Study of two rivalries in the umma (1-11AH) and their implications for the interpretation of the Sira literature
Gould, James Frederick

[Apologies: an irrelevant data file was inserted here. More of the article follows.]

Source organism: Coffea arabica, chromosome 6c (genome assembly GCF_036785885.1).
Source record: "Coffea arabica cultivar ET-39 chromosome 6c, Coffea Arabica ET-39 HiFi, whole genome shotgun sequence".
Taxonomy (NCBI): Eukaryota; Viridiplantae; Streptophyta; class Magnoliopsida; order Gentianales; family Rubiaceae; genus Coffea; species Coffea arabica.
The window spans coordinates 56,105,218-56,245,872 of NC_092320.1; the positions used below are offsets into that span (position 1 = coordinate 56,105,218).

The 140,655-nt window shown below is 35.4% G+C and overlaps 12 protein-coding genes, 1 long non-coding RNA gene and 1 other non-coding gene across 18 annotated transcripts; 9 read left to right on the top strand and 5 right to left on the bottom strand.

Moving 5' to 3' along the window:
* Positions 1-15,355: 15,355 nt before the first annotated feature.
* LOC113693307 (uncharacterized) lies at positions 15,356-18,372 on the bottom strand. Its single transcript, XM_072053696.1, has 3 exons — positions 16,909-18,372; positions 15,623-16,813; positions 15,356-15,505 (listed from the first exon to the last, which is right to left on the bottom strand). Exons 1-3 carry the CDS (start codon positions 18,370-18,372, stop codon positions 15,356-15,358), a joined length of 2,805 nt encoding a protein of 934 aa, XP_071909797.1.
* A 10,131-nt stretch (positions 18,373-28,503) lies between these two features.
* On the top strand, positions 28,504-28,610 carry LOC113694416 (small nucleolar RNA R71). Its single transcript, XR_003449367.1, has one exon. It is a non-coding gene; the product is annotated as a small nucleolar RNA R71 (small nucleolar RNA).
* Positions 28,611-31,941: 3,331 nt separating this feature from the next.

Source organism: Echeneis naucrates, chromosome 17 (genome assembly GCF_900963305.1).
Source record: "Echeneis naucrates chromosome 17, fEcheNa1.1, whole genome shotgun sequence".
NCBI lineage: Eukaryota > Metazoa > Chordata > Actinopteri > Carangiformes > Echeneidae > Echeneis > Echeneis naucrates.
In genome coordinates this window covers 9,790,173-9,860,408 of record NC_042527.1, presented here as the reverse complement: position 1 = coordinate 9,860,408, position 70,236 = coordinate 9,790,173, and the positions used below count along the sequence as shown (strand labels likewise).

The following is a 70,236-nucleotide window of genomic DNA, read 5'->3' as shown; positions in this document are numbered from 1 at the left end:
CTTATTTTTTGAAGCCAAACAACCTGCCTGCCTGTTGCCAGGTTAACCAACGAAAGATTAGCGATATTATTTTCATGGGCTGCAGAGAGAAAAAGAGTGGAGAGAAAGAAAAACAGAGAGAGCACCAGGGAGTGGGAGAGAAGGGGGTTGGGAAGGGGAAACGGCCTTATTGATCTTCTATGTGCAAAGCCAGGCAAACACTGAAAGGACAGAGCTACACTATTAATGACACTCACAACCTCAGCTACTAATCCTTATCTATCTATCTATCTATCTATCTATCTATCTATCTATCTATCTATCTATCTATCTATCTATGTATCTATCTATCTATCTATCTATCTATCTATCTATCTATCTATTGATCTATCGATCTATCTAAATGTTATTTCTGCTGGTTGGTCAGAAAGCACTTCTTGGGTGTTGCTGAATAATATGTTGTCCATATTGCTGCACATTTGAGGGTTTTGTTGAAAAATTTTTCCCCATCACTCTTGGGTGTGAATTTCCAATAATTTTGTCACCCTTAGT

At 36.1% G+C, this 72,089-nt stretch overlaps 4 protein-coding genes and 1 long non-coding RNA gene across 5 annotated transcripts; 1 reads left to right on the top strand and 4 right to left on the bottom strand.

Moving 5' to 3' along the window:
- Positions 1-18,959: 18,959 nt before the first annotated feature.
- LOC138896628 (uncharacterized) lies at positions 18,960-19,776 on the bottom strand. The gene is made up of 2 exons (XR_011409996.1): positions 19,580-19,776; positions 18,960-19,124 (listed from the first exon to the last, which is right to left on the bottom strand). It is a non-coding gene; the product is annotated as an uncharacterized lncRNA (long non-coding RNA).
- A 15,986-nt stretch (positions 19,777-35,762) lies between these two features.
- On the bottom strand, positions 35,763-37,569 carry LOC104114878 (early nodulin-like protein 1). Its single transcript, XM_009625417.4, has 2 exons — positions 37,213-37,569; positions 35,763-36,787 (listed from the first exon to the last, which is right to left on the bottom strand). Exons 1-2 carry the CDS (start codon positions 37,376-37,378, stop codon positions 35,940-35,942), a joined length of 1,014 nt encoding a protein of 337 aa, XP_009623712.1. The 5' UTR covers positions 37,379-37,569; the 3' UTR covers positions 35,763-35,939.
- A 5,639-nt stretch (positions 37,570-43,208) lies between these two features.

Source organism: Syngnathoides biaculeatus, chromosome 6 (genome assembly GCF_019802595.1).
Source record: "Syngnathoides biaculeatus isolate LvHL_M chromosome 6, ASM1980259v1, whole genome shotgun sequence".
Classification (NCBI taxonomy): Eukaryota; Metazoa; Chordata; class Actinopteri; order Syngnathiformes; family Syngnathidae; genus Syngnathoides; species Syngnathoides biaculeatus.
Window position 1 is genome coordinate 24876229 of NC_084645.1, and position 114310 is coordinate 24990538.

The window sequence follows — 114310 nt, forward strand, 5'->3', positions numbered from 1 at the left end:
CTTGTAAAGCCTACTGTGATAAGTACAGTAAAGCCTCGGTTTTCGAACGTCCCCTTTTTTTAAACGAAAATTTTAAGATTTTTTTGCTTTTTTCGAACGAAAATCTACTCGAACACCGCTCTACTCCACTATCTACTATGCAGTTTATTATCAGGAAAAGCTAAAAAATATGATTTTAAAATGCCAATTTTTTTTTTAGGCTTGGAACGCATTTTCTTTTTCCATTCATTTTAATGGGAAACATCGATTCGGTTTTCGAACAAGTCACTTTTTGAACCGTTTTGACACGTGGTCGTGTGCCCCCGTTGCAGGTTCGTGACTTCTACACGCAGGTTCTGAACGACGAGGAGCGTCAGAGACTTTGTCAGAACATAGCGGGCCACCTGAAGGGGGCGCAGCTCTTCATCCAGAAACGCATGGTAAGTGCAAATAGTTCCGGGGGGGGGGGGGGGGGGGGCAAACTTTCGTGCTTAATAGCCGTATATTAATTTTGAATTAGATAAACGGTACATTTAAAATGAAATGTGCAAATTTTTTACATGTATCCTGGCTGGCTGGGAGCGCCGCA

This thesis is an attempt to clarify, and hence to understand, two of the rivalries which were disunifying factors in the umraa of Medina during the lifetime of Muhammad. The divisive qualities of the Ansar and the Munafiqun have, in the past, been ignored and only their influence upon the religious development of Islam has been examined. The rivalry between the Ansar and the Kuhajirun of Quraysh was the origin of the great north/south rivalry which plagued the Islamic empire in the centuries to come, although the seeds of the dispute may be found in the Jahiliya. There remains very little historical evidence of this rivalry although on one occasion it was sufficiently serious to suggest that a minor incident might have provoked a full scale civil war. When it was realized that the Muslims were going to be successful in their conflict with the Quraysh, the Ansar became more resigned to their fate although the election of Abu Bakr indicated that they were not yet reconciled to their position as second class citizens. A study of the historical activities of the Munafiqun indicates that the English word 'hypocrite' does not adequately translate the more complex connotations of the word Munafiq. Their rivalry with the other Muslims was another facet of the struggle of the Madinese against the domination of the Quraysh. They focused the resentment of the Ansar and acted as an internal opposition party until it was realized that victory was impossible. They have been portrayed as the villains of Islamic history and their name has been blackened to an extent which is not justified by a careful study of the available information. The story of their withdrawal from the Muslim army on the route to Uhud is held as an example of their perfidy and yet it seems certain that the story was a later creation designed to shift the blame for the defeat from Muhammad. The Munafiqun represented the traditional values of Madinese society and as such were closely allied to the Jewish tribes. When Muhammad finally joined the pro-Arab faction of Medina they allied themselves to the Jewish faction out of a desire to maintain the status quo. Ibn Ubayy was the leader of the Munafiqun and as such has been vilified by the Muslim historians. During the Jahiliya he had been one of the leading figures of Medina and he continued to play this role after the Hijra, championing the rights of the Madinese against the Quraysh. His early conversion led to a final reconciliation with Muhammad as evidenced by the Prophet praying for him. He failed in his objective of retaining power in the face of the threat posed by Islam because he and the Munafiqun were unable to offer an ideology which could cope with the cnanging society of the community. By accepting a principle of independent action as a tenet of belief he was unable to maintain a body of support upon which he could rely. With the loss of his Jewish allies his failure was complete. Muhammad was forced to control the two rivalries in order to preserve the existence of the umrna. In many ways he acted as a- traditional tribal leader but, by virtue of the fact that he was also the Messenger of God, he was able to apply innovative methods which had never been used effectively in Arabia. Unity was not finally achieved until after his death; however, by the emphasis which was placed upon it the basis was laid for the later expansion of Islam. Prom the study of the rivalries certain implications as to the beginnings of historical writing among the Arabs can be drawn, especially in relation to the biography of Muhammad. m The Islamic bias of the historians should have precluded the inclusion of all but a small portion of the material which relates to the rivalries; however, it did not. It may be concluded that the material was retained in explanation of the descent of Qur'anic verses and to glorify the person of Muhammad. By analysing the basic accounts of some incidents there is an obvious development seen in the handling of the material until the time of al-Tabari when tafsir was divorced from history. Ibn Ishaq had expected his readers to be conversant with the verses of the Qur'an and al-Waqidi had felt it necessary to add a more detailed explanation. It is obvious from the texts that there were other rivalries and disunifying factors in the umma, but any records of them have been removed as unnecessary for the understanding of the Qur'an and as unsuitable for the image of Muhammad as it was conceived in the years after his death. It is also certain that there were other outbreaks of the rivalry between the groups under study in this thesis which have been omitted for the same reasons.